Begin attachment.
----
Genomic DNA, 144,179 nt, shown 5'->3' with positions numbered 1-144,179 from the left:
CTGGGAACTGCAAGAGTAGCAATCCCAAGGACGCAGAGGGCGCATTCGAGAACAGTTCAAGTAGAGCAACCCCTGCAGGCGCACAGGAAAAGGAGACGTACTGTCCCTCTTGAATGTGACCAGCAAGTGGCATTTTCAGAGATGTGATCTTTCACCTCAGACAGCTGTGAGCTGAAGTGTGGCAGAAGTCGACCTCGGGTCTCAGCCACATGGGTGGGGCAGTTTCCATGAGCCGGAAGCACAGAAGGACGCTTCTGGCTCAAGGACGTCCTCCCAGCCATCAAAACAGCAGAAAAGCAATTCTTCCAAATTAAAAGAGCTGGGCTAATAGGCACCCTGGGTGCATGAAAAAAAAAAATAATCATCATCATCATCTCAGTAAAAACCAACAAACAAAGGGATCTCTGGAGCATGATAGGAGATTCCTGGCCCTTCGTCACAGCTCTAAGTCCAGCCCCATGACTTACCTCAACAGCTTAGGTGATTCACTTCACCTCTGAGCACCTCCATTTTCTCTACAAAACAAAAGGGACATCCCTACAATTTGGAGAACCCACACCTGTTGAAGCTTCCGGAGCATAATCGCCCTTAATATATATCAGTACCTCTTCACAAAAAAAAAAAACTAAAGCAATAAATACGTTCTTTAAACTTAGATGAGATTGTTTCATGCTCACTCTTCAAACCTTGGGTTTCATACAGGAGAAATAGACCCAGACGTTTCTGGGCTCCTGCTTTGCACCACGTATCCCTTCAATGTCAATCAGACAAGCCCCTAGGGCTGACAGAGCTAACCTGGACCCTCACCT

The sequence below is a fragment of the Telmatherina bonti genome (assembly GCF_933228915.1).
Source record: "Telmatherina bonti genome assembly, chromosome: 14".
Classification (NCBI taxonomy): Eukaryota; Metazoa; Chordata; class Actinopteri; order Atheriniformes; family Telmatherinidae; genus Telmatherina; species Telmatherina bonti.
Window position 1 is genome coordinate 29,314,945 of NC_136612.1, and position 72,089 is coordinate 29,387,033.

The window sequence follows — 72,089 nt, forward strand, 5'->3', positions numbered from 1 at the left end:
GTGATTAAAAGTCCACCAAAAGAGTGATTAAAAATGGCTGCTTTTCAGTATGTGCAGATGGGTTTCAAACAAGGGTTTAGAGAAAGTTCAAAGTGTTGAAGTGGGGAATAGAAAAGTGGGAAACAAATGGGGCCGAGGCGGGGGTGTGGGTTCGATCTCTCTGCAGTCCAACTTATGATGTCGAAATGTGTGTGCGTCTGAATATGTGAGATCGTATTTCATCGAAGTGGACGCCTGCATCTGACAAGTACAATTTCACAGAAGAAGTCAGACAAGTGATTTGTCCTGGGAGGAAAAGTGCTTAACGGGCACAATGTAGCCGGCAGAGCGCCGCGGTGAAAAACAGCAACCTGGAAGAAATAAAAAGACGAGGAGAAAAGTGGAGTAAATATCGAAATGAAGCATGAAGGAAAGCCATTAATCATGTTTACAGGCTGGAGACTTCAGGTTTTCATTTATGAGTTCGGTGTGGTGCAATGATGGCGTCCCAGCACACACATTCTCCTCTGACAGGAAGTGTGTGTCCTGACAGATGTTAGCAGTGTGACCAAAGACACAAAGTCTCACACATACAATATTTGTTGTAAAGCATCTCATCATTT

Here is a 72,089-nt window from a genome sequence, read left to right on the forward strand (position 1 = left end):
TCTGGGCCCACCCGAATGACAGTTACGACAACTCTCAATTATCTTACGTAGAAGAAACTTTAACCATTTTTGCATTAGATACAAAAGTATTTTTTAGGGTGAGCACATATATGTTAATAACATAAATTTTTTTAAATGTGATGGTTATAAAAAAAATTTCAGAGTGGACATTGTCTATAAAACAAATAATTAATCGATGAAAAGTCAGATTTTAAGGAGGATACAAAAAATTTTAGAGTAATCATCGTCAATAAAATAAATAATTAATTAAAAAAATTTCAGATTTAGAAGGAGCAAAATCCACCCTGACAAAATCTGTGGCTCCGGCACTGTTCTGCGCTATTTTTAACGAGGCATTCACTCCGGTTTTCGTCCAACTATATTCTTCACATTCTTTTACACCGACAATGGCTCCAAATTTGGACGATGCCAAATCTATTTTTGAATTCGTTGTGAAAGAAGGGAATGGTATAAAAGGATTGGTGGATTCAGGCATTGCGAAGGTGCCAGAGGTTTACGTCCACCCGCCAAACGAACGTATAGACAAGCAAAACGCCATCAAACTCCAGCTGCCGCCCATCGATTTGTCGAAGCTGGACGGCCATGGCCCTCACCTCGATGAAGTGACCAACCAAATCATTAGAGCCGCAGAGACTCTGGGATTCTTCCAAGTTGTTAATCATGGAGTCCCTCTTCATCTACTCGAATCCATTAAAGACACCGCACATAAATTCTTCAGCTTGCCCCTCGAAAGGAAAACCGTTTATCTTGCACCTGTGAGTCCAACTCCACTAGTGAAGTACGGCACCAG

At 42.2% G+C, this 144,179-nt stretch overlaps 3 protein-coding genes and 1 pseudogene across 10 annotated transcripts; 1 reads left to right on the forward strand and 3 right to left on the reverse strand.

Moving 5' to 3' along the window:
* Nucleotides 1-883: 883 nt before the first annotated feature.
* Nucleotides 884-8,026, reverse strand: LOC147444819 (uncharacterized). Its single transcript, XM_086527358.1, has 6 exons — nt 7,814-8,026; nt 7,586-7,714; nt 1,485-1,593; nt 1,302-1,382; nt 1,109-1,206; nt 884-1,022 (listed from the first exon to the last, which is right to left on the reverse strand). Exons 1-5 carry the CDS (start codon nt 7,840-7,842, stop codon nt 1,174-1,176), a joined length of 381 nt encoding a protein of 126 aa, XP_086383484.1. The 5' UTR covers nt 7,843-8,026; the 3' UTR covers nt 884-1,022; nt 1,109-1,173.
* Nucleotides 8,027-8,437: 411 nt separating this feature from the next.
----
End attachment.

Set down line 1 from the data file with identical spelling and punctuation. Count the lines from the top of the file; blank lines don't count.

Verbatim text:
Genomic DNA, 144,179 nt, shown 5'->3' with positions numbered 1-144,179 from the left: